"Sheeps milk makes the best cheese," states Max McCalman in his book, Mastering Cheese, and I would have to agree. With the fall season just around the corner, it is the perfect time to talk up the rich, gamey milk that creates so many wonderful fresh and aged cheeses. During a staff-training course, a server once asked me what was so different about sheeps milk cheeses. To her, they were always favorited by guests on the cheese board due to their deep character and multiple layers of flavors, but there is more to this than just opinion.
What strikes me as the most pertinent (and perhaps romantic) fact about sheep is that they are survivors. Sheep thrive in conditions of strong wind, temperature extremes and rocky footing that would be intolerable to cows. Sweet and crunchy Zamorano from Spain, creamy and tart Dodoni Feta from Greece, and the oily, slightly sharp Istara from the French Pyrenees are examples of sheeps milk cheeses from such places.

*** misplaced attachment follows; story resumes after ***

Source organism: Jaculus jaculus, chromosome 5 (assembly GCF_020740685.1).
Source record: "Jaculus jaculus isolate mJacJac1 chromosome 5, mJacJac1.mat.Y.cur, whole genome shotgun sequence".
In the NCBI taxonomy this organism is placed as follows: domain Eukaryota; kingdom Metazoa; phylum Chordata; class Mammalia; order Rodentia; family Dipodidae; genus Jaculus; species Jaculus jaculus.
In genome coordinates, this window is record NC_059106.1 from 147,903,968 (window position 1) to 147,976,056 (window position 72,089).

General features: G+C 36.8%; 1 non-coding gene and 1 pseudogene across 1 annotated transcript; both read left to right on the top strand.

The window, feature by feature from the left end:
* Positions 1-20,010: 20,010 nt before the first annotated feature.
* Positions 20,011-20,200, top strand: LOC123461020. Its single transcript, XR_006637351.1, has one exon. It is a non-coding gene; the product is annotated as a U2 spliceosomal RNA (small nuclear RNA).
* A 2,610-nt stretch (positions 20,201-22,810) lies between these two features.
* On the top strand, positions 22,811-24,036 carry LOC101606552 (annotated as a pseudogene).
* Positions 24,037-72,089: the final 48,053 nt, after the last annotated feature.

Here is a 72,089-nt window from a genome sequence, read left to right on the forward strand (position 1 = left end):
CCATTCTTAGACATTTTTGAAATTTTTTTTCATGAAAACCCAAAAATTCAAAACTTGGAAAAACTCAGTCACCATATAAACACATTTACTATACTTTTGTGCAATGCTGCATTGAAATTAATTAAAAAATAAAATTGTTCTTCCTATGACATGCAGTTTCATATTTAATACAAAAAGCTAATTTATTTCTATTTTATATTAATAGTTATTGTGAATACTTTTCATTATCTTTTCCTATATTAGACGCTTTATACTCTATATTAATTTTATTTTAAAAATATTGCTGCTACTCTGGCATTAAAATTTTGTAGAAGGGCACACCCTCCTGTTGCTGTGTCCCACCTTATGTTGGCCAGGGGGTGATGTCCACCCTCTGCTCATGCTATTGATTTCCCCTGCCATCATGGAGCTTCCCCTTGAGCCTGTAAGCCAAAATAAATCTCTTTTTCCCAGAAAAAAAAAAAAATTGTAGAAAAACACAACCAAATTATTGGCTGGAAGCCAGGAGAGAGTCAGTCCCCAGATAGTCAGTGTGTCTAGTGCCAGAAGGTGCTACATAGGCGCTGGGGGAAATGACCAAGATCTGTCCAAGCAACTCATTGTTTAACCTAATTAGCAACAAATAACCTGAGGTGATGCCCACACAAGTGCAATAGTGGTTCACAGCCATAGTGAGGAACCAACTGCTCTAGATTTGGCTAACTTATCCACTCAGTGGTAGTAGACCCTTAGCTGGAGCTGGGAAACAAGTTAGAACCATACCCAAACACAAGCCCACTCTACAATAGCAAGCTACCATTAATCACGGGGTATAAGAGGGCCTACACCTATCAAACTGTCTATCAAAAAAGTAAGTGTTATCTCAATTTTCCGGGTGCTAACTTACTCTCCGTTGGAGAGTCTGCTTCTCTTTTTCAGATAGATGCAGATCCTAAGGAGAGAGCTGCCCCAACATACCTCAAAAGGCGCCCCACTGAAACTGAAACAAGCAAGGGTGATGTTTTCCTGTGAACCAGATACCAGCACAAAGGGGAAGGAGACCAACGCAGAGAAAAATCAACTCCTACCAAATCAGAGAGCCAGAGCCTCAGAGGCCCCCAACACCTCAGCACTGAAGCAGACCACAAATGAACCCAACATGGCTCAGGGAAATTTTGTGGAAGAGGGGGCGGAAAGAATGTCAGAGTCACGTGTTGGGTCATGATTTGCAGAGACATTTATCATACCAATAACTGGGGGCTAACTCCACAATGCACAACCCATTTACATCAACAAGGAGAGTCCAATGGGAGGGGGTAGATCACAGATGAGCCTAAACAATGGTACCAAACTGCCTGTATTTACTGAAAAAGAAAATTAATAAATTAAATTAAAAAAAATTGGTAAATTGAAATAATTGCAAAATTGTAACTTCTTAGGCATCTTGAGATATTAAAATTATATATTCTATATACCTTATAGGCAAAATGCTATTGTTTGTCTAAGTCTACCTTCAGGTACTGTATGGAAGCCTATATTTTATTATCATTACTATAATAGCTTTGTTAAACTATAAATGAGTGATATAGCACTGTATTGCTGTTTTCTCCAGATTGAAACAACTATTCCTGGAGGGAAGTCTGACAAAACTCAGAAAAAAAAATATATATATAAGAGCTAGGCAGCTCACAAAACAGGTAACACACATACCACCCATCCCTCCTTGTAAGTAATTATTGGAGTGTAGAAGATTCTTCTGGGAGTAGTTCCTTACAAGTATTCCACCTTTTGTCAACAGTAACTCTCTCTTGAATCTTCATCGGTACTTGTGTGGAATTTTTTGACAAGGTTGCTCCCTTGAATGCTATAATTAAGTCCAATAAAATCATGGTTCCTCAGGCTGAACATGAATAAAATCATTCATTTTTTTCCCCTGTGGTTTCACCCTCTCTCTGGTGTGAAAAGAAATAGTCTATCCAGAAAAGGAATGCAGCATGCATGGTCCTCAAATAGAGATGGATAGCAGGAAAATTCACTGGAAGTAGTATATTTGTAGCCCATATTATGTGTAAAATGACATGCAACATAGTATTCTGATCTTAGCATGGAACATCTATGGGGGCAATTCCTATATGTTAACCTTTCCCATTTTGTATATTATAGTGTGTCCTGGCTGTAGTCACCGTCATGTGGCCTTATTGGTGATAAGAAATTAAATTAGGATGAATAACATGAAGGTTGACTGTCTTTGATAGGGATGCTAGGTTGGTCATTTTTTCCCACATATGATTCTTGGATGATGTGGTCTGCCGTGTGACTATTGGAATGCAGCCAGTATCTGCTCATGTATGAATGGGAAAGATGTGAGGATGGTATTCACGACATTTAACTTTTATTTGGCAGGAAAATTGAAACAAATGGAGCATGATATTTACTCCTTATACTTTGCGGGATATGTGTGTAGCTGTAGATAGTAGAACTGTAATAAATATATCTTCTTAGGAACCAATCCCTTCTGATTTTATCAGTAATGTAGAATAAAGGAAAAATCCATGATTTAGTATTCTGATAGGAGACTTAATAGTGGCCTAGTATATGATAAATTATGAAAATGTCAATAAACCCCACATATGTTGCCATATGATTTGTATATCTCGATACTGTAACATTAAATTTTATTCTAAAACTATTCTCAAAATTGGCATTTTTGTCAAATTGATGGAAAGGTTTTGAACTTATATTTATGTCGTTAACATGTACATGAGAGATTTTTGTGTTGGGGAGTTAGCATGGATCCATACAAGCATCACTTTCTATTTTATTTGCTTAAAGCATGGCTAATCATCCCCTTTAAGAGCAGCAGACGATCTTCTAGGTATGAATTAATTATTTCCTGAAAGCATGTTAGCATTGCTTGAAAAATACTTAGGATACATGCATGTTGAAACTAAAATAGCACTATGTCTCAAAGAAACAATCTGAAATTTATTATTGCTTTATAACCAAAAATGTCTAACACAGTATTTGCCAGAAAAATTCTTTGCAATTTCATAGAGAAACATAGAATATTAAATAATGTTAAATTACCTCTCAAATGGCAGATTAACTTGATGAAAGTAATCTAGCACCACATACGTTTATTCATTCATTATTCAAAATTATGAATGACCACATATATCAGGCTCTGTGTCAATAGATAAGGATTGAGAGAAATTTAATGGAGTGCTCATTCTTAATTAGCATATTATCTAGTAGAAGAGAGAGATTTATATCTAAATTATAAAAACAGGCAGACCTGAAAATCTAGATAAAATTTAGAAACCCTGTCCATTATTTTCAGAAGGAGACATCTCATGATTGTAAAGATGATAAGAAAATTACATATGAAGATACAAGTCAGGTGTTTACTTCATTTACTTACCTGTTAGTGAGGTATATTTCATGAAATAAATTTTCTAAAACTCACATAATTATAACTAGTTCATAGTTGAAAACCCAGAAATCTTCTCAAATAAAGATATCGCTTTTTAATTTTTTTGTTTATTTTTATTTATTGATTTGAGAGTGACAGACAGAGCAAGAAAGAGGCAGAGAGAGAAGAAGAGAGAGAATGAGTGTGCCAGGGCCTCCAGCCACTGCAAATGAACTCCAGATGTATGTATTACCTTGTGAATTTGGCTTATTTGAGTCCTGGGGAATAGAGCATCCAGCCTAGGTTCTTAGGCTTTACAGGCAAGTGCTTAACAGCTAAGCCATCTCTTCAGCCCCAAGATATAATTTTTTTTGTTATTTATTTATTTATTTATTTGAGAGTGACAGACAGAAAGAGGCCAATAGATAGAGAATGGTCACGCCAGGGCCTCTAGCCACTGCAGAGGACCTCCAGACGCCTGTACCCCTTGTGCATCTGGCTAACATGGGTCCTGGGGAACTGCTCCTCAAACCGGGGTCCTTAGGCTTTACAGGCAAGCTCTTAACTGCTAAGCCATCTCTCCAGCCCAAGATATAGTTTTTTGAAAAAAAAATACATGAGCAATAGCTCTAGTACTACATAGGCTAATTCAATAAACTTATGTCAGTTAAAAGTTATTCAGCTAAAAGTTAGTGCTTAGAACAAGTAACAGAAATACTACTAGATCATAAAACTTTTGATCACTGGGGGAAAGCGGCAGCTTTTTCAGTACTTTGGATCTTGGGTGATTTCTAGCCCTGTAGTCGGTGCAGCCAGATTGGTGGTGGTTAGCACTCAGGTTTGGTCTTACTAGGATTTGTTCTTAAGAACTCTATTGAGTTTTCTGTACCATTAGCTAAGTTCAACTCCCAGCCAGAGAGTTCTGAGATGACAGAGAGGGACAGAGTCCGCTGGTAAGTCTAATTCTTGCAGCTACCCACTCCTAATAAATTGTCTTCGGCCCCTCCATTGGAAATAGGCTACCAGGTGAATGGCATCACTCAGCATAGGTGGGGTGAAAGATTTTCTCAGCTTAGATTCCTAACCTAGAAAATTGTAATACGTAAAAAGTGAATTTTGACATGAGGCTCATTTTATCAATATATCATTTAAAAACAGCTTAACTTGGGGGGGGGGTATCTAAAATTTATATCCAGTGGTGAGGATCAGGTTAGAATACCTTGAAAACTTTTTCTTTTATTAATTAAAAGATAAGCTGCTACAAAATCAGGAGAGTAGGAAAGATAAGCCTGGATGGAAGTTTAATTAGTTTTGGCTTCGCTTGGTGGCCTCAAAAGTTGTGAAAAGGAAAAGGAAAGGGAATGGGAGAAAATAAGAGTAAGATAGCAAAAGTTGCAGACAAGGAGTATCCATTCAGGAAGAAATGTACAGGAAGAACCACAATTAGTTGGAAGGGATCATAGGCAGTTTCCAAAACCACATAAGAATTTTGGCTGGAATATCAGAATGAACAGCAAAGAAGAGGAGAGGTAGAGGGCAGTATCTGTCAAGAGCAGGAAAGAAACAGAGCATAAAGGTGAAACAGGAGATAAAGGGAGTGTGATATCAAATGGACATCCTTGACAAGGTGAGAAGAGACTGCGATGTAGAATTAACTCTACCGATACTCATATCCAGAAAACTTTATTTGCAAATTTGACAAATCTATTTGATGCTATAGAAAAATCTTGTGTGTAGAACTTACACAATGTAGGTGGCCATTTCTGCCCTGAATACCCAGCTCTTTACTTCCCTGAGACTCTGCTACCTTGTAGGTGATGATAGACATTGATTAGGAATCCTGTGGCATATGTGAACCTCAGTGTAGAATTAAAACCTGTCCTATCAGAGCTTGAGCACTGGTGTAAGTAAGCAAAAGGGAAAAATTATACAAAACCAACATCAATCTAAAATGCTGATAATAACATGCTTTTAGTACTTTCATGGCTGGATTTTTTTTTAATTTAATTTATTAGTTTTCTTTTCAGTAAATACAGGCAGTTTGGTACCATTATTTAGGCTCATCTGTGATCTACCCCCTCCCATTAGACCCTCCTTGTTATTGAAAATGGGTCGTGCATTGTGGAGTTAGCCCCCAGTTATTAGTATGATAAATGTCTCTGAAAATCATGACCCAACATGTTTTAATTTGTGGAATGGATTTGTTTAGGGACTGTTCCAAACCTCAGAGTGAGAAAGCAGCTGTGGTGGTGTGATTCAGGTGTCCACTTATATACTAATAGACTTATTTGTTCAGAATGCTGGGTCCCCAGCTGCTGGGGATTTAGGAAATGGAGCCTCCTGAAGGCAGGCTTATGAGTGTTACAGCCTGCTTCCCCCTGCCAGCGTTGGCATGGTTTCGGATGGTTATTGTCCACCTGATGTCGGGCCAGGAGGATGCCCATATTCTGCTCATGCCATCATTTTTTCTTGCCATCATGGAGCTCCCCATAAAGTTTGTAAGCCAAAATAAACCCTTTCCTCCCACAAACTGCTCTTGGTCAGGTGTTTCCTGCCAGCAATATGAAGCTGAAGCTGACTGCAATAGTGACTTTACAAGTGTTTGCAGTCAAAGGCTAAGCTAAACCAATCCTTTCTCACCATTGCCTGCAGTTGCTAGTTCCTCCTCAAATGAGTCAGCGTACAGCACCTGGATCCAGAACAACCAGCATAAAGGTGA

Important as well is that sheep have a shorter lactation period than cows and produce less milk per day in relation to their body weight. Mother Nature makes up for the lesser quantity with milk that contains more fat and protein. Because it is thicker with a higher percentage of solids, it is closer to the final product of cheese than cows milk, which holds more water. If your heart skipped a beat when you read "more fat", remain calm. The fat globules in sheeps milk are smaller, making them easier to digest and, in fact, quite good for you.